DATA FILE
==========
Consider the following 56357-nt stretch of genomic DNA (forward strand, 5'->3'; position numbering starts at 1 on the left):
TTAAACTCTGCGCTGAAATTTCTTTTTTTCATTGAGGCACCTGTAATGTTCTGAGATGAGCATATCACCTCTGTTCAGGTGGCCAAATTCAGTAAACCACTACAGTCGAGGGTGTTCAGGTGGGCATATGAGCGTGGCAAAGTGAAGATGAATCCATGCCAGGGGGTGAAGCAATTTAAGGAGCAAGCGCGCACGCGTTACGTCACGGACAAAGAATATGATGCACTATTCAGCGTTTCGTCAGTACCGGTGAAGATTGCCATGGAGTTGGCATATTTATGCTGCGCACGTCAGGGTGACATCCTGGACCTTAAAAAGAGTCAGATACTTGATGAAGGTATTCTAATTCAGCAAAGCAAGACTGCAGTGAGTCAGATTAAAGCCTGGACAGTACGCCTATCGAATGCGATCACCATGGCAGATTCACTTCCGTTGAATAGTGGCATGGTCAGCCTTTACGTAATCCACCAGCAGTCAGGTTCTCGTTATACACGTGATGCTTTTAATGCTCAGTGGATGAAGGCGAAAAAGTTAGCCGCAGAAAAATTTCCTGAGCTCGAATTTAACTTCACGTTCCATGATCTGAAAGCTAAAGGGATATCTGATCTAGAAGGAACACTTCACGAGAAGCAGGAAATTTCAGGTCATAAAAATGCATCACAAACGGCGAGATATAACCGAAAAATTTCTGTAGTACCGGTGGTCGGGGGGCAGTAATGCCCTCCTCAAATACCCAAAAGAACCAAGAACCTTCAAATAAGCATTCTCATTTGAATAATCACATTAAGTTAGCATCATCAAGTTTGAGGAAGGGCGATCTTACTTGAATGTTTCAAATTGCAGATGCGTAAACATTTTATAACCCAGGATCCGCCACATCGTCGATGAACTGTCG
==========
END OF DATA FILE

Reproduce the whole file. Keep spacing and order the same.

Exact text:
Consider the following 56357-nt stretch of genomic DNA (forward strand, 5'->3'; position numbering starts at 1 on the left):
TTAAACTCTGCGCTGAAATTTCTTTTTTTCATTGAGGCACCTGTAATGTTCTGAGATGAGCATATCACCTCTGTTCAGGTGGCCAAATTCAGTAAACCACTACAGTCGAGGGTGTTCAGGTGGGCATATGAGCGTGGCAAAGTGAAGATGAATCCATGCCAGGGGGTGAAGCAATTTAAGGAGCAAGCGCGCACGCGTTACGTCACGGACAAAGAATATGATGCACTATTCAGCGTTTCGTCAGTACCGGTGAAGATTGCCATGGAGTTGGCATATTTATGCTGCGCACGTCAGGGTGACATCCTGGACCTTAAAAAGAGTCAGATACTTGATGAAGGTATTCTAATTCAGCAAAGCAAGACTGCAGTGAGTCAGATTAAAGCCTGGACAGTACGCCTATCGAATGCGATCACCATGGCAGATTCACTTCCGTTGAATAGTGGCATGGTCAGCCTTTACGTAATCCACCAGCAGTCAGGTTCTCGTTATACACGTGATGCTTTTAATGCTCAGTGGATGAAGGCGAAAAAGTTAGCCGCAGAAAAATTTCCTGAGCTCGAATTTAACTTCACGTTCCATGATCTGAAAGCTAAAGGGATATCTGATCTAGAAGGAACACTTCACGAGAAGCAGGAAATTTCAGGTCATAAAAATGCATCACAAACGGCGAGATATAACCGAAAAATTTCTGTAGTACCGGTGGTCGGGGGGCAGTAATGCCCTCCTCAAATACCCAAAAGAACCAAGAACCTTCAAATAAGCATTCTCATTTGAATAATCACATTAAGTTAGCATCATCAAGTTTGAGGAAGGGCGATCTTACTTGAATGTTTCAAATTGCAGATGCGTAAACATTTTATAACCCAGGATCCGCCACATCGTCGATGAACTGTCG